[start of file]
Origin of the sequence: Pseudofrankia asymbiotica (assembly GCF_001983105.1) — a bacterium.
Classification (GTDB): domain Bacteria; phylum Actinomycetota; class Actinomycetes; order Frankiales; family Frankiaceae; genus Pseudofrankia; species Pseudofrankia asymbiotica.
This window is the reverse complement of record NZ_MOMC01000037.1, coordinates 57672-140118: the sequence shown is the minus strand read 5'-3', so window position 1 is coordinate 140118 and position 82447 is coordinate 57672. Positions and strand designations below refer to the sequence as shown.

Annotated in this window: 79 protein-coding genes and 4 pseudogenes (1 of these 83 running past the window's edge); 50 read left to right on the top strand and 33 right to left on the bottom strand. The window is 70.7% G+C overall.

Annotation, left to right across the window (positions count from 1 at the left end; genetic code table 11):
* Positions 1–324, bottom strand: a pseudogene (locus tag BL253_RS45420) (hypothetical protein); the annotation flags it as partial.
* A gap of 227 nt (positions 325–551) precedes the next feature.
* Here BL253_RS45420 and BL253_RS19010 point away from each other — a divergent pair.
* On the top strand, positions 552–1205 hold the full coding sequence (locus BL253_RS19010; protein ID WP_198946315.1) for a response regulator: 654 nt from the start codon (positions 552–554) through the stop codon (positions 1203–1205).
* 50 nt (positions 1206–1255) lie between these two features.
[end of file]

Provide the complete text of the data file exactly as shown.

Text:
Origin of the sequence: Pseudofrankia asymbiotica (assembly GCF_001983105.1) — a bacterium.
Classification (GTDB): domain Bacteria; phylum Actinomycetota; class Actinomycetes; order Frankiales; family Frankiaceae; genus Pseudofrankia; species Pseudofrankia asymbiotica.
This window is the reverse complement of record NZ_MOMC01000037.1, coordinates 57672-140118: the sequence shown is the minus strand read 5'-3', so window position 1 is coordinate 140118 and position 82447 is coordinate 57672. Positions and strand designations below refer to the sequence as shown.

Annotated in this window: 79 protein-coding genes and 4 pseudogenes (1 of these 83 running past the window's edge); 50 read left to right on the top strand and 33 right to left on the bottom strand. The window is 70.7% G+C overall.

Annotation, left to right across the window (positions count from 1 at the left end; genetic code table 11):
* Positions 1–324, bottom strand: a pseudogene (locus tag BL253_RS45420) (hypothetical protein); the annotation flags it as partial.
* A gap of 227 nt (positions 325–551) precedes the next feature.
* Here BL253_RS45420 and BL253_RS19010 point away from each other — a divergent pair.
* On the top strand, positions 552–1205 hold the full coding sequence (locus BL253_RS19010; protein ID WP_198946315.1) for a response regulator: 654 nt from the start codon (positions 552–554) through the stop codon (positions 1203–1205).
* 50 nt (positions 1206–1255) lie between these two features.